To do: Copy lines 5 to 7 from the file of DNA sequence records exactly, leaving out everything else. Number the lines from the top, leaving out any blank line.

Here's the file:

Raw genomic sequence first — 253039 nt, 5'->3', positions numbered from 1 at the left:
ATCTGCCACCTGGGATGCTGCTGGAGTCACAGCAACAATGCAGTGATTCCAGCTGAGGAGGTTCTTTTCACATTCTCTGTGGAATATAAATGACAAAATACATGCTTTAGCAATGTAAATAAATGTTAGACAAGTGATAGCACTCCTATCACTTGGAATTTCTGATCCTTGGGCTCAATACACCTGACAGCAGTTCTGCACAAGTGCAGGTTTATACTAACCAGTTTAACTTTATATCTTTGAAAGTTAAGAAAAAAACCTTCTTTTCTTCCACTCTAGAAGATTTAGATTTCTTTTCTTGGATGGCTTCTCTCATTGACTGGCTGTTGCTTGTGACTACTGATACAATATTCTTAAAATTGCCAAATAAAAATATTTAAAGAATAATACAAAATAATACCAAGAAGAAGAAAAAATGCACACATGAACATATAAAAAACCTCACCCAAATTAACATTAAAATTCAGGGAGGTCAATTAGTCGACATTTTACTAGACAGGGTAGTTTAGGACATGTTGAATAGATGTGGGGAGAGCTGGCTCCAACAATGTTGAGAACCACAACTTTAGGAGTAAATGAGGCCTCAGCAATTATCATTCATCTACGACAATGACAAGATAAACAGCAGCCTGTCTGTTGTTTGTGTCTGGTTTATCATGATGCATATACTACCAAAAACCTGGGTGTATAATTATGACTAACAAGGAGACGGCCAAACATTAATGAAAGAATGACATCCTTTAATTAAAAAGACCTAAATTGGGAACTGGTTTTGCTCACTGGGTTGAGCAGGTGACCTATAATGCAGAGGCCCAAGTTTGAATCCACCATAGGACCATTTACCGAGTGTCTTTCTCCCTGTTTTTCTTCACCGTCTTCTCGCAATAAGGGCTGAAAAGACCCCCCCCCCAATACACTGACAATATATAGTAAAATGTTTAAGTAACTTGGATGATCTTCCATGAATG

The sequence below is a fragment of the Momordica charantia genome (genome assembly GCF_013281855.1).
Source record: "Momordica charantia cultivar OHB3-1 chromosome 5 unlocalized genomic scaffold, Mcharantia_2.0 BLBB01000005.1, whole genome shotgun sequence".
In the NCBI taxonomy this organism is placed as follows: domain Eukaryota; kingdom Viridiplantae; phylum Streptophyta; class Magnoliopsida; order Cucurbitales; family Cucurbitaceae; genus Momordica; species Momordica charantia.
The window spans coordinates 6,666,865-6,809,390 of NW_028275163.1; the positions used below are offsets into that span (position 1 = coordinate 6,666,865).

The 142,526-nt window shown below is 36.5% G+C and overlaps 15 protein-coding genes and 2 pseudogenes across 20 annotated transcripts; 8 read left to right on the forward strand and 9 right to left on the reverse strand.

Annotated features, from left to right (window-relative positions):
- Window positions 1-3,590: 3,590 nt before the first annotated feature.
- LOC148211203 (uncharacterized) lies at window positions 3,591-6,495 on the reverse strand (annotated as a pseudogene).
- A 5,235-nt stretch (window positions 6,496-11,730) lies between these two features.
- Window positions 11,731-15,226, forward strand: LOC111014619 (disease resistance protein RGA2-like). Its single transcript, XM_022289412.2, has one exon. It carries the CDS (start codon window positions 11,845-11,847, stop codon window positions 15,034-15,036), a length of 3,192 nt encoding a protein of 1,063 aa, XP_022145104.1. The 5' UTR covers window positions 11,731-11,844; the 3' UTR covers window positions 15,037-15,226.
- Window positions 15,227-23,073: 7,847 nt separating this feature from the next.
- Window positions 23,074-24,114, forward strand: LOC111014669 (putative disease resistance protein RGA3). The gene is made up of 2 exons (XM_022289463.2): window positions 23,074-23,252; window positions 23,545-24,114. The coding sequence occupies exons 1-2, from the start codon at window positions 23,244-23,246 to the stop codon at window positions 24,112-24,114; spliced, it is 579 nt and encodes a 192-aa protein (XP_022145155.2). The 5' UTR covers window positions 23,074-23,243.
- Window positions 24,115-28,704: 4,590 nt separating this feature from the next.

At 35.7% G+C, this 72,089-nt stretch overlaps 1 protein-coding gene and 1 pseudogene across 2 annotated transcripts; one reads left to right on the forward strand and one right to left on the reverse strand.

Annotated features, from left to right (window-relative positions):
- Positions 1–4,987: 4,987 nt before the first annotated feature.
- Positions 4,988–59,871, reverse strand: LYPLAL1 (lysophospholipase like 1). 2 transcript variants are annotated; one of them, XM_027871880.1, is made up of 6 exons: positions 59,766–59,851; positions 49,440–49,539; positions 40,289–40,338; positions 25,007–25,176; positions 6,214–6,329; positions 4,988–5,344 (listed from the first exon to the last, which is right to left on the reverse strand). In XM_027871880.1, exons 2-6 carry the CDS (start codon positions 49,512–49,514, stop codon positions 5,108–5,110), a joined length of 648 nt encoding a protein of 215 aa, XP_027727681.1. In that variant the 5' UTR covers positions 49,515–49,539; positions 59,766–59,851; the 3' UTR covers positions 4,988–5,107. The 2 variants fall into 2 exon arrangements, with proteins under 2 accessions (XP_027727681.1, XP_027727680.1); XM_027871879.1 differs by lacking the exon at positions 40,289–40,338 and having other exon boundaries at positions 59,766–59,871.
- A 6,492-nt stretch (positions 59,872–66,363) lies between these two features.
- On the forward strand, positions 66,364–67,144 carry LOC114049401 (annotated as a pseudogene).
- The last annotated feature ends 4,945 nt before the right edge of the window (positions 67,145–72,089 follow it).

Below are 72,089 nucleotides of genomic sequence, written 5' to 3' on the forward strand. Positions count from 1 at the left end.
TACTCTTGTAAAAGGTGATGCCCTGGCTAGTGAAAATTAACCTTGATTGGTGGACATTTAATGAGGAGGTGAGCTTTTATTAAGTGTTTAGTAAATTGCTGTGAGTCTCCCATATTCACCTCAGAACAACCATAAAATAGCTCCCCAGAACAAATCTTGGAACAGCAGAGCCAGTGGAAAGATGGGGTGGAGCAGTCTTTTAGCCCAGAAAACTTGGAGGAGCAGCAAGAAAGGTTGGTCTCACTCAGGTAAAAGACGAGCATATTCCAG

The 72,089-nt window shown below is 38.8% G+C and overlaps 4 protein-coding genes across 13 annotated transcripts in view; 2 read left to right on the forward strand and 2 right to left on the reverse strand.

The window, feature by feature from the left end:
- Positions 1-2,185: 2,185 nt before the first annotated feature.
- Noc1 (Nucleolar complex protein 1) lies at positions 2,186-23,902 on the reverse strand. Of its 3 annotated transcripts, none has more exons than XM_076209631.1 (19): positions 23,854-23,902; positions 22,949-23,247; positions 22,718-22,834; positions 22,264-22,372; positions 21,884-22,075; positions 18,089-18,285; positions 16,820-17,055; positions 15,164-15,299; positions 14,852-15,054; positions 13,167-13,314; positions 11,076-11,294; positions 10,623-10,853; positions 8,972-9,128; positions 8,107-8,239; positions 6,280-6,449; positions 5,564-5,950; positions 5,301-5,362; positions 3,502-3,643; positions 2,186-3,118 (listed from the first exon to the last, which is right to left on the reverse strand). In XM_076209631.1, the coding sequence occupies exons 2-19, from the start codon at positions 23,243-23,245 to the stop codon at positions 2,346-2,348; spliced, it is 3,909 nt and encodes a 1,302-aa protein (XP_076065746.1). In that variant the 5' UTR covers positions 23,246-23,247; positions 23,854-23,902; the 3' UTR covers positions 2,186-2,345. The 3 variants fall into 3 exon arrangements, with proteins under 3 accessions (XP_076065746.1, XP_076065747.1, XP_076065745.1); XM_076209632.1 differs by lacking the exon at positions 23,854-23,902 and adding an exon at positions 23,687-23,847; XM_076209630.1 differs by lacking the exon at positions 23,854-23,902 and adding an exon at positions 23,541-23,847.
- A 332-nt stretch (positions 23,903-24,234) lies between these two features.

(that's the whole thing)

In the NCBI taxonomy this organism is placed as follows: domain Eukaryota; kingdom Viridiplantae; phylum Streptophyta; class Magnoliopsida; order Cucurbitales; family Cucurbitaceae; genus Momordica; species Momordica charantia.
The window spans coordinates 6,666,865-6,809,390 of NW_028275163.1; the positions used below are offsets into that span (position 1 = coordinate 6,666,865).

The 142,526-nt window shown below is 36.5% G+C and overlaps 15 protein-coding genes and 2 pseudogenes across 20 annotated transcripts; 8 read left to right on the forward strand and 9 right to left on the reverse strand.